If you want to keep your entertainment unit streamlined and clutter-free, there's no easier way to clean up your media center than hiding your components. A TV unit with cabinet doors is a great way to keep all your equipment covered up. One drawback is that your remote's IR signal requires a direct line of sight and won't work when those media cabinet doors are closed. Luckily it's a problem that can easily be solved with an IR repeater which extends your remote's range.
I recently moved into a new apartment with my boyfriend. We bought a media center for our living room that we'd had our eyes on for a while. Our favorite feature: cabinet doors that we could close shut in order to cover up our entertainment equipment. It seemed like a great way to conceal clutter and more importantly, block off all the distracting lights from our modem, audio receiver, etc. when we'd watch movies or play video games in the dark. The problem we instantly noticed, however, was that with the cabinet closed we could no longer control the volume on our audio receiver. The cabinet door was now blocking our remote's IR signal, and the remote needed a direct line of sight in order to communicate with the receiver. This is where an IR repeater system came in handy.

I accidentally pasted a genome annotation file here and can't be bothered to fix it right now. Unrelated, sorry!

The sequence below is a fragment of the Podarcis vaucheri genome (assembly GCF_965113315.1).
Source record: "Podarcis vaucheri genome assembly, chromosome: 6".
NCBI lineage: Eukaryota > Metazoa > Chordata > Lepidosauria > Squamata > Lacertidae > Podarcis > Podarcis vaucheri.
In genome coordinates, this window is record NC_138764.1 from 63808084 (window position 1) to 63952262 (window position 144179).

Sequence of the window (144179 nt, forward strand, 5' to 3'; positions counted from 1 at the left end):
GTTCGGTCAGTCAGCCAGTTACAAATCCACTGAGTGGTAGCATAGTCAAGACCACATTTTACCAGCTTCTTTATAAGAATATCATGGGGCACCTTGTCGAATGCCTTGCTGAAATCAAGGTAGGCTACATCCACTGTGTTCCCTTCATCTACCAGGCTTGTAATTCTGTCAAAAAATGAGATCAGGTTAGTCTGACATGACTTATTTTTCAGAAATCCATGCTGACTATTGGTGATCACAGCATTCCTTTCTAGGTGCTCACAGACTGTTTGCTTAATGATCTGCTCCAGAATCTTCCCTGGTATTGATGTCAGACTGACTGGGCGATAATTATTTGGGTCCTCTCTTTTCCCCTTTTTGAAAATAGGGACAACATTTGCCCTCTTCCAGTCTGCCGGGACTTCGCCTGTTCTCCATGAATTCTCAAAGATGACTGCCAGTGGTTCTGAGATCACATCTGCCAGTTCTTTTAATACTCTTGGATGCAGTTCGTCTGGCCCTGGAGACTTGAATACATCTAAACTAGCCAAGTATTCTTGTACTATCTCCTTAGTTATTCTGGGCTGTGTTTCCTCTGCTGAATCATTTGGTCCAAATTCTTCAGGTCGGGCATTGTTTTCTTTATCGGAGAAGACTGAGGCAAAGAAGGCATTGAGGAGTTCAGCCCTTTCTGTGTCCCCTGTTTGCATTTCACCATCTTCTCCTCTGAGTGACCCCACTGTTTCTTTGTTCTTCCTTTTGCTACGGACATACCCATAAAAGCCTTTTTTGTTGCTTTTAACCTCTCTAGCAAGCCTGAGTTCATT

IR repeaters are cheap and simple solutions that help you break free from the limitations of your remote. They simply extend the reach of your remote without requiring a line of sight. Most IR repeater systems consist of just 3 parts: an IR Receiver, an IR distributor and a few IR blasters. Setup is relatively easy and works with any remote, with no setup or codes to enter. Logitech has a kit, as does Smarthome and Cables To Go, typically in the $50 range. In our case, using an IR repeater allowed us to hide our entertainment components behind cabinet doors while still allowing us to control our audio receiver. So if you want to keep your equipment neatly covered while still being able to send a signal from your remote, an IR repeater is the way to go.